P. minor has been listed as amongst the top ten weeds in Pakistan (Shad and Siddique, 1996) and in central Greece (Damanakes, 1982). In Spain, several species of Phalaris are known to infest wheat and barley in the west Andulasian region, of which P. paradoxa and P. minor are the most serious (Saavedra et al., 1989). The problem has taken a new turn in some countries with reported development of resistance to herbicides. Vast wheat areas in the fertile north-western parts of India are faced with the problem of resistance to isoproturon - the herbicide recommended for its control (Malik and Singh, 1995). An extremely heavy population build-up, in the order of 2000-3000 plants per square metre, is frequently seen. Yield reductions in the region of 60-100% have been reported from these areas. A similar problem, albeit at a lesser intensity, has been documented in Israel (Tal et al., 1996).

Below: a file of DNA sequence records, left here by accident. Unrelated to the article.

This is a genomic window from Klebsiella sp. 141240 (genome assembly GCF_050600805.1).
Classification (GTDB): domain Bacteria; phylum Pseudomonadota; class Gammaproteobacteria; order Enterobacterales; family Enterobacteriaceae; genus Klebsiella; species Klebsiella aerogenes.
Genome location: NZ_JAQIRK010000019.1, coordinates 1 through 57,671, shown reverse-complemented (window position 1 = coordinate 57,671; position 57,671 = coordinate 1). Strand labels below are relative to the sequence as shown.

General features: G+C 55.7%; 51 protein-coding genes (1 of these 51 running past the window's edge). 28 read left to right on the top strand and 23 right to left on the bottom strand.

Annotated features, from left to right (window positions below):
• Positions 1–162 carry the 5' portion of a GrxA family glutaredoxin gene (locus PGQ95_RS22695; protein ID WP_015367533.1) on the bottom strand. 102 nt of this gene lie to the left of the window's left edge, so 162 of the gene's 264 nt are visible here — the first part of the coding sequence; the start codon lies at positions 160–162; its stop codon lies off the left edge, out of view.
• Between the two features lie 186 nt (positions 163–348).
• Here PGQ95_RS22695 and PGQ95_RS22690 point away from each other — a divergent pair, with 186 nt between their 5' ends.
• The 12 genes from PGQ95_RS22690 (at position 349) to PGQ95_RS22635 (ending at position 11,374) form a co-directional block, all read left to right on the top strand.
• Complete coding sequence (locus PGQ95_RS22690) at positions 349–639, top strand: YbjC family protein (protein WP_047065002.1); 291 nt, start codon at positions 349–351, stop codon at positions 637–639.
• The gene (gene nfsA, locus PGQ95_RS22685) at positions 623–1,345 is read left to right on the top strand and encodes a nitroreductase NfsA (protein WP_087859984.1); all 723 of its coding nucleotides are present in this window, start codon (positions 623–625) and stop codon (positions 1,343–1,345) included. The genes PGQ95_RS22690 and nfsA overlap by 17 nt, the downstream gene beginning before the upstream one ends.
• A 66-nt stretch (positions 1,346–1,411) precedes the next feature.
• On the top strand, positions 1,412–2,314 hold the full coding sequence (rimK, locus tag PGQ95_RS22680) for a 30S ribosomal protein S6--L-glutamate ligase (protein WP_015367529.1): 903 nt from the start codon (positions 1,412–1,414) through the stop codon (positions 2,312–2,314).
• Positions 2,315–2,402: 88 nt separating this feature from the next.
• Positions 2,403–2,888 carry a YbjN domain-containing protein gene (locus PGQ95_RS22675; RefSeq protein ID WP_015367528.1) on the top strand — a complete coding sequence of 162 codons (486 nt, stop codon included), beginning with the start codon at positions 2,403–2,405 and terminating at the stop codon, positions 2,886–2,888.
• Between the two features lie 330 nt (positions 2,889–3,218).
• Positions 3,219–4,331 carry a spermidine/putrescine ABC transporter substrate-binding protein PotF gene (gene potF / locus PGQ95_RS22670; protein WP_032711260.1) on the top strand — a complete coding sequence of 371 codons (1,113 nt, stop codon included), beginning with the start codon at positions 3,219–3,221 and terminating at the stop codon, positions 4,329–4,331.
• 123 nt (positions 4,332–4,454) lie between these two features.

Uses ListTop of page
Animal feed, fodder, forage
- Fodder/animal feed
- Poisonous to mammals
Similarities to Other Species/ConditionsTop of page Several other Phalaris species occur as weeds. Perennial species include P. tuberosa (= P. nodosa, P. aquatica) and P. arundinacea. These are robust, 1-2 m high, with rhizomes.
Annual species with which P. minor is more likely to be confused include:
P. paradoxa (see separate datasheet) - this is similar in vegetative morphology but the spikelets have distinctive winged, toothed glumes, 7 mm long.
P. brachystachys (see separate data sheet) - this is even more similar, but has larger glumes, 7-8 mm long with distinct green stripes at the base of the entire wings. These are sterile florets less than one-third as long as the fertile.